This poem won Third place in 2-Day Poem Contest 2009

When the piano arrived, suddenly

what had been simply our front room

became the parlour. The old Hamilton

gave my mother a sense of elegance missing


from her hard-scrabble pre-piano life.

She carried in her mind a kind of ruler, each mark

a gradation of class, white trash at the bottom,

a sorry lot stuck in a genetic quagmire.


The piano raised us from our sink of working class

almost to gentry, a step which required new clothes,

white gloves and spectator pumps,

bought at W.T. Grant’s and laid away


in a tissue-lined drawer with great ceremony,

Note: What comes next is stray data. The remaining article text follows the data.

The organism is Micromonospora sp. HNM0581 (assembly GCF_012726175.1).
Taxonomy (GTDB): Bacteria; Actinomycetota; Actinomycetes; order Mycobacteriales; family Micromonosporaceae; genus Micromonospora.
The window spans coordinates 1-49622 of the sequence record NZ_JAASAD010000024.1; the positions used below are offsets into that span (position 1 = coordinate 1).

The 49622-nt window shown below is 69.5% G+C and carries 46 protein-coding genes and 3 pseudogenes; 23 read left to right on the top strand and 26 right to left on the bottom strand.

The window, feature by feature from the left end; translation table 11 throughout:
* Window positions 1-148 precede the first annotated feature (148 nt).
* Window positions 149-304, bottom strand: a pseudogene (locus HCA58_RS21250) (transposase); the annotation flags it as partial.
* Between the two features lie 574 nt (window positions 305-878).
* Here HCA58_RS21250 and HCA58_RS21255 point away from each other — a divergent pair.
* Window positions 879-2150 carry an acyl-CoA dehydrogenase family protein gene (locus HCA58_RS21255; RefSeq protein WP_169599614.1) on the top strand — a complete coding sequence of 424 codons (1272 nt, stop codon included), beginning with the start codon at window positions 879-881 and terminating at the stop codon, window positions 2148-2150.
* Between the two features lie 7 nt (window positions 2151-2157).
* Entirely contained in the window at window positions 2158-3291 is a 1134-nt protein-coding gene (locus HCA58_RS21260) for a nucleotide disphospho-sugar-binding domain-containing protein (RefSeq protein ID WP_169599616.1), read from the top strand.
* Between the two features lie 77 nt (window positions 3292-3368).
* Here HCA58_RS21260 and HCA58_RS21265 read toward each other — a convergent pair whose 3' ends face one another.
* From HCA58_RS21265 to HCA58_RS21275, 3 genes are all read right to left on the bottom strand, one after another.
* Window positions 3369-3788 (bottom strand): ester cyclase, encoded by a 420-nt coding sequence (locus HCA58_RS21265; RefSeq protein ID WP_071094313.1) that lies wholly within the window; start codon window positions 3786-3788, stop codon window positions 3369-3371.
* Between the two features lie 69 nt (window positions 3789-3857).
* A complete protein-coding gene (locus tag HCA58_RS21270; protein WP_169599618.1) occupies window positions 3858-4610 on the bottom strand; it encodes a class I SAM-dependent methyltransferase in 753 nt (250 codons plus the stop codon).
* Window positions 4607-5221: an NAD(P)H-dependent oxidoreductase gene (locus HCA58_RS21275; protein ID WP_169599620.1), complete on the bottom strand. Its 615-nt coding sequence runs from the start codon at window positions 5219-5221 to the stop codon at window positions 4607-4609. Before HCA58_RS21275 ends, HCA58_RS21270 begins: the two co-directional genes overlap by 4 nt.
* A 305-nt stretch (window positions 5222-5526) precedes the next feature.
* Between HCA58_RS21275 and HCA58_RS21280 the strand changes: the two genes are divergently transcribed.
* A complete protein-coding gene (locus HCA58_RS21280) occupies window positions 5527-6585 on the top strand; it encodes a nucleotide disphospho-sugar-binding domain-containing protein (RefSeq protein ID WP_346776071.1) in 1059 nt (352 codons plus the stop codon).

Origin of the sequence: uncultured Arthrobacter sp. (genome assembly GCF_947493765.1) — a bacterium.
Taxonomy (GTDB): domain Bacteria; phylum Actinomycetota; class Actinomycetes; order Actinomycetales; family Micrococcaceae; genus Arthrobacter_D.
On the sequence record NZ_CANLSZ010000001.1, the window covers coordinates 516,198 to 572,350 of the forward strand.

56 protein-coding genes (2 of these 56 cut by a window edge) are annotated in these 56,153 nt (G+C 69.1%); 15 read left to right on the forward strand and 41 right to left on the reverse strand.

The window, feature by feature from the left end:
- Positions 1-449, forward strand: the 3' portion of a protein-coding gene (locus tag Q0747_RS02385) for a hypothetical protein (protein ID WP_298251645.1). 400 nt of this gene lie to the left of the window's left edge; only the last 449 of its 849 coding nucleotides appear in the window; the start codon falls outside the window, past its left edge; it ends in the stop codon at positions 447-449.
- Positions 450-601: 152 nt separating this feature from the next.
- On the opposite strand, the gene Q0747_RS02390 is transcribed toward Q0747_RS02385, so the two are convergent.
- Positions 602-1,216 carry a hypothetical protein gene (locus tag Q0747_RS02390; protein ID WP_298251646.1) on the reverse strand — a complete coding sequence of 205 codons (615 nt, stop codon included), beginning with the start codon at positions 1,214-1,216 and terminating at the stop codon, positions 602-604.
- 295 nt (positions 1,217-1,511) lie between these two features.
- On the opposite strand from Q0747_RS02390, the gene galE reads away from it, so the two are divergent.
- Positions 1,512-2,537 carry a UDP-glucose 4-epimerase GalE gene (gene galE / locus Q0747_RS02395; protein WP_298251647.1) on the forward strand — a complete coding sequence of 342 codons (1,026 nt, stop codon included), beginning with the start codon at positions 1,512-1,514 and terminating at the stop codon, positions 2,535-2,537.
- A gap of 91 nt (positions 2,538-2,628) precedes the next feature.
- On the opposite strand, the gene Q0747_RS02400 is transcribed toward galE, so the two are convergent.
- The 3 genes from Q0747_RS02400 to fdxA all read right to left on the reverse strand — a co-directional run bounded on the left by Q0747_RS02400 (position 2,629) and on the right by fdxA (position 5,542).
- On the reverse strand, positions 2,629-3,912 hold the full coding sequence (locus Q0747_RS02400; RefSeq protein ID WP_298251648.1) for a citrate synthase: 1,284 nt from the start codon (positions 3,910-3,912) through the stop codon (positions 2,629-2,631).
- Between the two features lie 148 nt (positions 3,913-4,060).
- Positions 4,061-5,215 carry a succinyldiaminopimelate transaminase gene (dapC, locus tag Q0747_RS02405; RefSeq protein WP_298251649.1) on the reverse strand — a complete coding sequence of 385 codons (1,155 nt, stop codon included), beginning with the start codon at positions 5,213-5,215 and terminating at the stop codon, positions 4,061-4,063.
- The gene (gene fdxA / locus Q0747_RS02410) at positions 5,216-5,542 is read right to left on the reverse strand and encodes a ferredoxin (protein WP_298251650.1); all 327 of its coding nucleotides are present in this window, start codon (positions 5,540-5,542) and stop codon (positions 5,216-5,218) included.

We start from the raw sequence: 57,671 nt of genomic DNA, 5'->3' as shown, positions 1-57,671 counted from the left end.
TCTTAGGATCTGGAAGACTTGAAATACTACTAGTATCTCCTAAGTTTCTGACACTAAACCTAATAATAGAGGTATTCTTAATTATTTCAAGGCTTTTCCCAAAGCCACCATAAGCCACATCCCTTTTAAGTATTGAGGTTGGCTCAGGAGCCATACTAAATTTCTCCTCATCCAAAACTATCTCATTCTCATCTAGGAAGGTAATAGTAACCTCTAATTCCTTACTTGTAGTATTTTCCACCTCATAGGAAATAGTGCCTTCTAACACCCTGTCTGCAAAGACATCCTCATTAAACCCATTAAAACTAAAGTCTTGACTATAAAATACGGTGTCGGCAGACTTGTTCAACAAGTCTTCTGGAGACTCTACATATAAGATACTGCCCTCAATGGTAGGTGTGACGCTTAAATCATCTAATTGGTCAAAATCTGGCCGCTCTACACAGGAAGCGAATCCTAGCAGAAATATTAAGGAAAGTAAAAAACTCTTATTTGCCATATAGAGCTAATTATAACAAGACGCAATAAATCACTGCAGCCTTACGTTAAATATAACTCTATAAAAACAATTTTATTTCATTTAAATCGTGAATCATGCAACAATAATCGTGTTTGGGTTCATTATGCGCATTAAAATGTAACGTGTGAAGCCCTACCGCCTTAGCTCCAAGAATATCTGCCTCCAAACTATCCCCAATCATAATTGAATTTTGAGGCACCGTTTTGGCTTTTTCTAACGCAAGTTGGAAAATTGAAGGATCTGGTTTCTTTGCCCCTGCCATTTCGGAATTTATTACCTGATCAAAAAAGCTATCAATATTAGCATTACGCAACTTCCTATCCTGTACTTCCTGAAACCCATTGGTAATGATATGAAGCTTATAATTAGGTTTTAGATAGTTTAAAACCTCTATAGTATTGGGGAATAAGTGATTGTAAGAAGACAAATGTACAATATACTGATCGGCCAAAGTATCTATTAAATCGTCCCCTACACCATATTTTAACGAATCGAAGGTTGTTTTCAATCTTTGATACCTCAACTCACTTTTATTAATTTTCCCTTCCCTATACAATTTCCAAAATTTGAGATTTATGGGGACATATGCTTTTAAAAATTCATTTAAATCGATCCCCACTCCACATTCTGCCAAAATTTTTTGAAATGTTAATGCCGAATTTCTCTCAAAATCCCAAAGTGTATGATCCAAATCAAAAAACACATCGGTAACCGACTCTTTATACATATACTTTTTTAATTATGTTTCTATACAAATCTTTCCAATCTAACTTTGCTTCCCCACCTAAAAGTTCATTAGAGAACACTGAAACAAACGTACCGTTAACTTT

never worn. New dresses, shirtwaists of the sort

she imagined a doctor’s wife might wear,

she had to improvise, her Singer clacking away


on Saturday afternoons, dial set to WLS and Milton Cross,

the Philco’s tubes glowing kumquat yellow

in the dim light of the hallway. Looking back

it seems to me that was when the rot set in,


my mother’s desire to climb into the middle class

a noxious effervescent gas emanating from the piano,

a piano only I could play, a barefoot snot-nosed child

playing Für Elise, a freak, like a pig in church.